A statue of Baphomet on display in the Iowa Capitol was recently destroyed following weeks of controversy.
The display was scheduled to be shown for the weeks leading up to Christmas in the Iowa state house, alongside other religious holiday decorations like a nativity scene and a Menorah.
It soon became a lightning rod for criticism, largely from Christians, who view it as offensive to include a Satanic display near other religious symbols in an official state building. Nevertheless, it was allowed on religious freedom grounds.
Now, some Christians are rallying behind the man who "slayed" Satan, and donating to cover his legal fund, even as debate rages on over the display’s legality – and the morality of destroying it.
35-year-old Michael Cassidy, a former U.S. Navy fighter pilot, has admitted to destroying the display.
Cassidy reportedly tore Baphomet’s head right off his body and threw it in a trash can. “It was extremely anti-Christian,” he explained after the incident.
“This was certainly a spur of the moment kind of thing,” Cassidy later explained during an interview on cable news. “I saw that this was going on, I was surprised that the legislature allowed it up and that they didn’t do anything to take it down.”
“It offended me, it touched a nerve… I call it Christian civil disobedience,” said Cassidy.
The Man Who Slew Satan
Cassidy, who was recently defeated in a Mississippi congressional race, was charged with fourth-degree criminal mischief.
An archived version of Cassidy’s initial campaign platform ironically called for an “automatic 10 years in jail” for anyone who destroyed statues.
Luckily for Cassidy, Iowa isn’t so strict. He faces up to a year in prison if convicted, but has raised $75,000 and counting in legal defense funds. His lawyer has described the case as a fight of “good against evil,” and his fundraising page presents it as such.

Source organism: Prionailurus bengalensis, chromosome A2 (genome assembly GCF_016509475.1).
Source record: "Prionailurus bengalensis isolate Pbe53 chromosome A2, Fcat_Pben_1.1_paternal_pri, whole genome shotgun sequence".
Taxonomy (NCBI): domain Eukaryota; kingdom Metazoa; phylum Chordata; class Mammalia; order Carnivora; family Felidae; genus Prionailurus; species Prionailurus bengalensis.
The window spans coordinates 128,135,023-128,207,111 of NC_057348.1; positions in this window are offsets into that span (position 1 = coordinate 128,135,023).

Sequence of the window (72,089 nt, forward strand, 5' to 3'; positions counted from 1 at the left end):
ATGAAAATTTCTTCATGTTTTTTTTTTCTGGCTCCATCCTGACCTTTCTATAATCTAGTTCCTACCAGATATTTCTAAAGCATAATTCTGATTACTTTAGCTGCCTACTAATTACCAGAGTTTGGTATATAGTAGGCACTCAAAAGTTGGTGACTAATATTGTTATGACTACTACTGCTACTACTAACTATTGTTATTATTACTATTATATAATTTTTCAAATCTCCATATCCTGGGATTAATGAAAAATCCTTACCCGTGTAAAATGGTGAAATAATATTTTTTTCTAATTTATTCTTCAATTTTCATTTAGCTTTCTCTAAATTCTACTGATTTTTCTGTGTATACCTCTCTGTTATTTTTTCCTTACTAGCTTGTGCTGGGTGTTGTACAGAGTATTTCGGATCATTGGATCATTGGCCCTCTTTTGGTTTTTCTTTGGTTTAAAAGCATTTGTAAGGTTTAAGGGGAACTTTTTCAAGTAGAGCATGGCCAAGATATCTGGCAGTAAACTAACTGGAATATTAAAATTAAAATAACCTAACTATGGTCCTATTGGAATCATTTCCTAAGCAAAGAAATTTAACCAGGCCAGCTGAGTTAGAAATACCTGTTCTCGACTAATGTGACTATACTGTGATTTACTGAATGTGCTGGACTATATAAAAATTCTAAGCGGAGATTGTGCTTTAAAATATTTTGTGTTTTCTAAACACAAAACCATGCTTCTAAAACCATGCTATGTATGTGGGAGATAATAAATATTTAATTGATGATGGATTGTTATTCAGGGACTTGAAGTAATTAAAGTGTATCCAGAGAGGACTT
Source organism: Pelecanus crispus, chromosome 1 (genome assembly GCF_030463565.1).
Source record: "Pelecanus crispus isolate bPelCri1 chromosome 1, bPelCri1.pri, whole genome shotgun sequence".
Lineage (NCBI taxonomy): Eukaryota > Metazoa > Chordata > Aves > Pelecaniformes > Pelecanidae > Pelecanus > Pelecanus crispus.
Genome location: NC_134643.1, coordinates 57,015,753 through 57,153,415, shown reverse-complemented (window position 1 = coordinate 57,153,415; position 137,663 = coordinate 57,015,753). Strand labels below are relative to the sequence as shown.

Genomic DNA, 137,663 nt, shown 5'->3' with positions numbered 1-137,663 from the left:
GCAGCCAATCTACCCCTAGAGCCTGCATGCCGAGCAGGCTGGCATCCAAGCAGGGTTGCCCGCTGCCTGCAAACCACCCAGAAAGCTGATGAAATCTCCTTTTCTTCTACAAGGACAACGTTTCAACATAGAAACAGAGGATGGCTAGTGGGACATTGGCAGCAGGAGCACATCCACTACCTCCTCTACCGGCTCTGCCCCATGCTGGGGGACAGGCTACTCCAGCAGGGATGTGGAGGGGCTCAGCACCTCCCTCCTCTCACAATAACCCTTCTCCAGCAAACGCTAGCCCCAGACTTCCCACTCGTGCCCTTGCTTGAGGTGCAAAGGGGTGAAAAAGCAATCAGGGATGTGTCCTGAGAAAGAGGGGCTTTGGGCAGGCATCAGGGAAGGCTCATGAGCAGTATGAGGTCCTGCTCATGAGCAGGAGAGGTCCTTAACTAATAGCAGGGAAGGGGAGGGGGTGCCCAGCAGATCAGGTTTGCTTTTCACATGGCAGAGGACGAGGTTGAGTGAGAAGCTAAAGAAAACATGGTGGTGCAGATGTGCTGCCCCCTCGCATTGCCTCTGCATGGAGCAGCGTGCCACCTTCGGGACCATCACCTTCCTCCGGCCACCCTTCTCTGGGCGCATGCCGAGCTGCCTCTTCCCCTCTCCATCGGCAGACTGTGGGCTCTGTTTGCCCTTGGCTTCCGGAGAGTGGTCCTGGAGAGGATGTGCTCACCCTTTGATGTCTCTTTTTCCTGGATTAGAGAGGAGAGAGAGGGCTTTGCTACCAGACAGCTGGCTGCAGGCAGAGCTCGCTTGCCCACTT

“[Cassidy] was not willing to see God reviled, especially in a building where lawmakers are supposed to honor Jesus Christ as King and look to his law for wisdom as they legislate with justice and righteousness,” reads the fundraising page.
Freedom To Be Offended
The now-destroyed display was initially erected by The Satanic Temple, a group which you know remember from the highly-fraught after school Satan Club.
By putting up Satanic displays in public areas where Christian ones are also permitted, the group says they are “[fighting] against tyrannical authority, ensuring that Satanic voices are included in our nation’s religious discourse."
Debate remains, even amongst Christians, on whether Cassidy did the right thing. Before it was destroyed, Iowa Governor Kim Reynolds said that she found the display objectionable, but stopped short of calling for its removal.
"In a free society, the best response to objectionable speech is more speech,” she stated, calling for Iowa Christians to pray over the Capitol.
Rep. Jon Dunwell cosigned that statement. "I don't want the state evaluating and making determinations about religions. I am guided by the First Amendment of the U.S. Constitution," he said.
But for Cassidy, freedom of speech and freedom of religion apparently stop short at Satanism. As he posted on X, “my deepest hope is that Americans of all political persuasions can unite and agree that: 1. Jesus Christ is Lord, 2. Satan is evil.”
What do you make of the Satan statue and its destruction? Should all faiths be allowed equal rights to holiday displays on public property?